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Cuenca is a city in central Spain, and also the capital of the province of the same name, one of the largest provinces in Spain. The historical old walled town of Cuenca has been given the UNESCO World Heritage stamp and contains the city’s biggest tourist draw – “Las Casas Colgadas” (The Hanging Houses). Beautiful views can be had from the medieval streets of the “upper city” over the modern city below and the plains of Castilla-La Mancha.
Under the Roman Empire the place where Cuenca is located today was uninhabited. Muslim troops conquered the area in 714 and realized the value of its strategic location. They built “Conca Alcazaba” (Arabic fortress) between two gorges dug between the Júcar and Huécar rivers, surrounded by a one km long wall. Cuenca soon became an imporant agricultural and textile manufacturing city.
Cuenca’s medieval streets are packed with charming fountains, arches and narrow streets. As well as the Casas Colgadas there are many other places worth a visit such as the Provincial Museum, the Casa del Curato, the Diocesan Museum and the Bishop’s Palace. On the way to the highest point in the city there are some very interesting religious buildings such as the churches of San Miguel, San Nicolás and San Pedro, and the hermitage of Nuestra Señora de las Angustias. You can also climb to the Plaza de la Torre Mangana, a former watchtower for Cuenca and one of the symbols of the city, visible from any other point.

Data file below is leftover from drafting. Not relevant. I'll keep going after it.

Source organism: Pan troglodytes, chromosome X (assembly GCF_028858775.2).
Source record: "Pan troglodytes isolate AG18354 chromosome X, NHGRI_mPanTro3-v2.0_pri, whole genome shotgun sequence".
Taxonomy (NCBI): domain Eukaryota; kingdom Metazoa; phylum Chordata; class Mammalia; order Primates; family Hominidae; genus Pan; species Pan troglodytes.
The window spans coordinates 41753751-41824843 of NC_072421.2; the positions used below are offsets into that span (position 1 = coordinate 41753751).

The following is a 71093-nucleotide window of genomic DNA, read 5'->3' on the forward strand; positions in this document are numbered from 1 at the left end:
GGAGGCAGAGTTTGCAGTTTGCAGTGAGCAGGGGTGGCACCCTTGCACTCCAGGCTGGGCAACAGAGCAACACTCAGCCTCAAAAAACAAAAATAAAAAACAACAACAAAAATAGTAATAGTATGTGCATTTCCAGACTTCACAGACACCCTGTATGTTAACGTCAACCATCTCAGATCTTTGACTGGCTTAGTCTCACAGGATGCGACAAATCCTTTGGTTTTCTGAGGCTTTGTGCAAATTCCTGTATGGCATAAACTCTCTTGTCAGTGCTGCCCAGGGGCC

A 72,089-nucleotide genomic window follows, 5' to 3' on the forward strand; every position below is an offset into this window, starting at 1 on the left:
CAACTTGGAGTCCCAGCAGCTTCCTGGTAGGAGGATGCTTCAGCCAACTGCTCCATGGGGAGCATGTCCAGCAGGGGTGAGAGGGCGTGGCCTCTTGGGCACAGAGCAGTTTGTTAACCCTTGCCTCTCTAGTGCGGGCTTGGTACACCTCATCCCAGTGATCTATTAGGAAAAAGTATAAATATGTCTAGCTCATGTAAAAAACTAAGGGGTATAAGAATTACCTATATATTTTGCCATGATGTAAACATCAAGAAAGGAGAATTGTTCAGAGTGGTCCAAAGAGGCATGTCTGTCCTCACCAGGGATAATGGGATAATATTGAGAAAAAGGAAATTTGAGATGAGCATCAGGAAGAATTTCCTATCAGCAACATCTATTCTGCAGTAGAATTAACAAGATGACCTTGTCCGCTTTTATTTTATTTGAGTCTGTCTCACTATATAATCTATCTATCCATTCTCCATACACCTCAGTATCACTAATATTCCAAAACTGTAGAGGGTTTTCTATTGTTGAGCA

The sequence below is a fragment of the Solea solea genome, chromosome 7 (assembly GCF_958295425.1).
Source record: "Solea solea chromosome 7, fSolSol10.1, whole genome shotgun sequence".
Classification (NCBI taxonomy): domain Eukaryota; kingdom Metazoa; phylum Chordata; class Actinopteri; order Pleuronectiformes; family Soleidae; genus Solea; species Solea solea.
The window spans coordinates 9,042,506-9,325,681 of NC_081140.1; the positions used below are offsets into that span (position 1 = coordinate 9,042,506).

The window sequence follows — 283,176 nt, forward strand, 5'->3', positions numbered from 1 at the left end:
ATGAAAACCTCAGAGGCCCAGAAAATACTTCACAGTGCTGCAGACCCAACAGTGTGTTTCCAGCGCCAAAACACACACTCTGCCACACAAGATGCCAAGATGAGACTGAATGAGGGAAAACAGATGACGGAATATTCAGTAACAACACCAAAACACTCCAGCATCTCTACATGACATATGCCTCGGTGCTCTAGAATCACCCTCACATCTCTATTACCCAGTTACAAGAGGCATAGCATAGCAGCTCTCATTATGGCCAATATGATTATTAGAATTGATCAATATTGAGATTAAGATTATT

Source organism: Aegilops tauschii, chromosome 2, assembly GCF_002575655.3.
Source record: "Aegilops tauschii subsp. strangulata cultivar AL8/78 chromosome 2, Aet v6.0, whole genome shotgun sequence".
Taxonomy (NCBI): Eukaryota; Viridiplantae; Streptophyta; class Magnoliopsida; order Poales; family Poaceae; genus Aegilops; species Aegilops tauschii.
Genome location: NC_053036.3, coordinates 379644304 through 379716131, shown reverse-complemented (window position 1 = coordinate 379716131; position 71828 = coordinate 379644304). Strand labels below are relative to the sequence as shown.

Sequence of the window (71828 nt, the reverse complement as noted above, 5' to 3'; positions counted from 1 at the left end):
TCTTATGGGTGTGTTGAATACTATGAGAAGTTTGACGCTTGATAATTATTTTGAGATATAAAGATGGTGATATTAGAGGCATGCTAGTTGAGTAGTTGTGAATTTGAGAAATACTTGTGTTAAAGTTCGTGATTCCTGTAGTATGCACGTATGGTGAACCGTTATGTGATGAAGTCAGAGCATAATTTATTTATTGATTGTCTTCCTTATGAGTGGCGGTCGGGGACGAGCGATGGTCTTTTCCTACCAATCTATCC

A good time to visit Cuenca is during the Religious Music Week, a Festival which takes place at Easter. Various venues across the city house a variety of different performers and these include the Cuenca Auditorium, the church of San Miguel and the Museum of Spanish Abstract Art. Easter is also a fine time to visit any Spanish city as the streets all across Spain are alive with festivities and celebrations.
“Las Casas Colgadas” (The Hanging Houses) are symbolic monuments of Cuenca dating back to the 14th or 15th century. They are extremely simple flat fronted dwellings that cling precariously to the side of the hill facing the River Huécar. Some of the houses are really quite high and it seems a miracle that they do not topple into the great ravine. One of the houses contains the Museum of Spanish Abstract Art, one of the best in Spain.